9. Distinguish between peer-to-peer relationship and a primary-secondary relationship. Peer-to-peer relationship:
All the devices share the link equally.
One device controls traffic and the others must transmit through it
10. Assume 6 devices are arranged in a mesh topology. How many cables are needed? How many ports are needed for each device?
Number of cables=n (n-1)/2=6(6-1)/2=15
Number of ports per device=n-1=6-1=5
11. Group the OSI layers by function.
The seven layers of the OSI model belonging to three subgroups. Physical, data link and network layers are the network support layers; they deal with the physical aspects of moving data from one device to another. Session, presentation and application layers are the user support layers; they allow interoperability among unrelated software systems. The transport layer ensures end-to-end reliable data transmission.
12. What are header and trailers and how do they get added and removed?
Each layer in the sending machine adds its own information to the message it receives from the layer just above it and passes the whole package to the layer just below it. This information is added in the form of headers or trailers. Headers are added to the message at the layers 6,5,4,3, and 2. A trailer is added at layer2. At the receiving machine, the headers or trailers attached to the data unit at the corresponding sending layers are removed, and actions appropriate to that layer are taken.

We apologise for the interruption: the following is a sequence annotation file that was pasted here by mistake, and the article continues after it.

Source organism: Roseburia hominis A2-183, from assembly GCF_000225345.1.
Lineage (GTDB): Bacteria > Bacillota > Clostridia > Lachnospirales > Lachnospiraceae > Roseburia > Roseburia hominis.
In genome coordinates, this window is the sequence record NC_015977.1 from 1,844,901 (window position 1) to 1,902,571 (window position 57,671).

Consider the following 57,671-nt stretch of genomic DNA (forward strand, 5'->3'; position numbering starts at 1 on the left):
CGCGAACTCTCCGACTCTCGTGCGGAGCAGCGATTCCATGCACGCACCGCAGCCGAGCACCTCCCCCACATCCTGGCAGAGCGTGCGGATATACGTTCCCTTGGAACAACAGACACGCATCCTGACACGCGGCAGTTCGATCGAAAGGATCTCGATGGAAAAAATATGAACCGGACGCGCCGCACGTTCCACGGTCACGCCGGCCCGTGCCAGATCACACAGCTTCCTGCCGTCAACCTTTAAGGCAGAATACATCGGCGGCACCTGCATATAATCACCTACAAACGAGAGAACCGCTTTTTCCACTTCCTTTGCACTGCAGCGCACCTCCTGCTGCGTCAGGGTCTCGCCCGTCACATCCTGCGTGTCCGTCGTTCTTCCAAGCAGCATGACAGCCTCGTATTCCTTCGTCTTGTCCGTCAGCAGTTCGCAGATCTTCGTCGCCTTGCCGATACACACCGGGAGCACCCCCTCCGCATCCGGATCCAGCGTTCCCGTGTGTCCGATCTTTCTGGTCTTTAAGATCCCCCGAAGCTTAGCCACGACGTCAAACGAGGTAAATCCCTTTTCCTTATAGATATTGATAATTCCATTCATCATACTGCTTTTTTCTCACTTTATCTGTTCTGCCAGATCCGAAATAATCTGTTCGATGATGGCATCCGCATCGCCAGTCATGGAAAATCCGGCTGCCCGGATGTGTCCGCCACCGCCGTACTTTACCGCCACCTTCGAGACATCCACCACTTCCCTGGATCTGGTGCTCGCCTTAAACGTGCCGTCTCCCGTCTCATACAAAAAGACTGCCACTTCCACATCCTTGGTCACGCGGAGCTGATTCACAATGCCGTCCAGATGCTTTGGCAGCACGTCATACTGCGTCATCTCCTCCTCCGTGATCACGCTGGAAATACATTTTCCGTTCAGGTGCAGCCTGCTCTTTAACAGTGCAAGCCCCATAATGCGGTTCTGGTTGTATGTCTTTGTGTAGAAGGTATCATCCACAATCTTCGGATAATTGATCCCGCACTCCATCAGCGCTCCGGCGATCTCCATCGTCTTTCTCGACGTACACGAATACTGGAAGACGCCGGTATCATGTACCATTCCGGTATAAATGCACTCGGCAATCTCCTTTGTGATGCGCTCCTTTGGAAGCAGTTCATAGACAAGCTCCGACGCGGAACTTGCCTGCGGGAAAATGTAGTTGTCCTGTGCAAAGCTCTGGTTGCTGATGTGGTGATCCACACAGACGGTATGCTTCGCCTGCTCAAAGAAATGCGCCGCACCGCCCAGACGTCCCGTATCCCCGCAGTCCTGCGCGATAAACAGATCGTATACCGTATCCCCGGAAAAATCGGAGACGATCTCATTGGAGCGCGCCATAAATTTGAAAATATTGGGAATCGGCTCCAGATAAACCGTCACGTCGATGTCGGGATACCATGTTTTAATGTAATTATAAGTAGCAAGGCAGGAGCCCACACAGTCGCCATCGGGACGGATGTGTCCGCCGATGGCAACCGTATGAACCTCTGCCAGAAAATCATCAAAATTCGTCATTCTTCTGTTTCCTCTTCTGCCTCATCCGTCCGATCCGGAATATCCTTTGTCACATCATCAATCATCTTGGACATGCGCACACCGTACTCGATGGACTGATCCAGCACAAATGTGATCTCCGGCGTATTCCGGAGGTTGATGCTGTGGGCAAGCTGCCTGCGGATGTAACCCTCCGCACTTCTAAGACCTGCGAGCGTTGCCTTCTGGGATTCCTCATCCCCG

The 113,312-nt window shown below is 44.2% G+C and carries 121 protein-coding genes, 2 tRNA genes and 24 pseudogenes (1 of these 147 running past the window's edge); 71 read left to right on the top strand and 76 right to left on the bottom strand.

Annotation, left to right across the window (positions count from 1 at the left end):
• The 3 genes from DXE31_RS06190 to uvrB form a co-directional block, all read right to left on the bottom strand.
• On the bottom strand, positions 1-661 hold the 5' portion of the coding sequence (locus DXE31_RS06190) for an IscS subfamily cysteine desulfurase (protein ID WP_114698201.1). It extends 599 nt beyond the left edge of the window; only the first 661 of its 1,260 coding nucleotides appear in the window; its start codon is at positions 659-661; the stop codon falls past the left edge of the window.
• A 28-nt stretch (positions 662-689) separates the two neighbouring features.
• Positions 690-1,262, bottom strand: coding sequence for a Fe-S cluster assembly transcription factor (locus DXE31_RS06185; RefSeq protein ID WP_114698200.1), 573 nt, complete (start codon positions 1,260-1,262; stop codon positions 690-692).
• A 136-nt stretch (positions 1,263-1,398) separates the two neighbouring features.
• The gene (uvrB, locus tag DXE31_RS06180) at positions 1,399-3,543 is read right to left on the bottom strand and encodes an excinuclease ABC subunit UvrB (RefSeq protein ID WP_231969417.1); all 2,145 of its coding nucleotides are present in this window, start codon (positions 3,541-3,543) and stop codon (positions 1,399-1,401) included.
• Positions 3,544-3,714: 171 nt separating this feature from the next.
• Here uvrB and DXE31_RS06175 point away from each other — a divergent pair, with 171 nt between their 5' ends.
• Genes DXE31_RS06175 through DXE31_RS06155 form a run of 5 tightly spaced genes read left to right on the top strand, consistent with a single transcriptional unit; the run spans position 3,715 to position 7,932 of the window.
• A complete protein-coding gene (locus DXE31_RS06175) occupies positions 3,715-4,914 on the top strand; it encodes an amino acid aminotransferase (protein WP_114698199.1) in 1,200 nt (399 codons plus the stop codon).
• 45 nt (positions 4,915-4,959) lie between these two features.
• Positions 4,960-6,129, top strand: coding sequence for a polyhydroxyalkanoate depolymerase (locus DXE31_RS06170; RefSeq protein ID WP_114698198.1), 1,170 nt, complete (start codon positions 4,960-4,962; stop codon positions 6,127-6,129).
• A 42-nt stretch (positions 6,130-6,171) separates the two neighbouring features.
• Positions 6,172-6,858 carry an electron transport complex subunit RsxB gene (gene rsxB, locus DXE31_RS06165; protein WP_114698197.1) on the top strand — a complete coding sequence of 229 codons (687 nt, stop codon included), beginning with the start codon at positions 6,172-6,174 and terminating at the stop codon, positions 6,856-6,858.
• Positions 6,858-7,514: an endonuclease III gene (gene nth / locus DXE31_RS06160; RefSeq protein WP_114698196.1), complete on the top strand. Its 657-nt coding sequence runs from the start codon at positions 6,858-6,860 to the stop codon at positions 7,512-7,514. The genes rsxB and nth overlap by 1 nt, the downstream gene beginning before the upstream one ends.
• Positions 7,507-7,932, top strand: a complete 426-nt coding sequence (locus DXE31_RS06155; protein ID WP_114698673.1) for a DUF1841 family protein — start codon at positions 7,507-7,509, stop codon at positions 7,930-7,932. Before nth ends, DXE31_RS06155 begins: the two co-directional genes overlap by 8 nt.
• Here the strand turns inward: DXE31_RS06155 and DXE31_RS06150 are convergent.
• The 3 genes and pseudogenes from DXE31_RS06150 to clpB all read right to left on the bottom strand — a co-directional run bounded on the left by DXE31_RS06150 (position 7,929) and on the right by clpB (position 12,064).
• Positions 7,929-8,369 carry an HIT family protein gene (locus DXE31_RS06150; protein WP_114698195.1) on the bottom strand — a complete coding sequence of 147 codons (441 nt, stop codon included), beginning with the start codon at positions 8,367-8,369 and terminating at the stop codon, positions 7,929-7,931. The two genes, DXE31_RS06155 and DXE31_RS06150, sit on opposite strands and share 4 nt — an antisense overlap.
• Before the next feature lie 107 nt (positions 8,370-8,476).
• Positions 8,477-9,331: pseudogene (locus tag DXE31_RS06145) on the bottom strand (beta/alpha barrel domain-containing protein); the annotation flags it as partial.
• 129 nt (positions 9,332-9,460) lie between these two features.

13. Discuss the mode for propagating light along optical channels.
There are two modes for propagating light along optical channels, multimode and single mode.
Multimode: Multiple beams from a light source move through the core in different paths.
Single mode: Fiber with extremely small diameter that limits beams to a few angles, resulting inan almost horizontal beam.
14. How are the guided media differing from unguided transmission media? Guided transmission media
1. Guided indicate, medium is contained have any within physical boundary
2. Transmission takes place through wire.
Unguided transmission media
1. Unguided medium does not Physical boundary
2. It is a wireless transmission.
15. What are the disadvantages of optical fiber as a transmission medium?
The disadvantages of optical fiber are
·Installation and maintenance is difficult.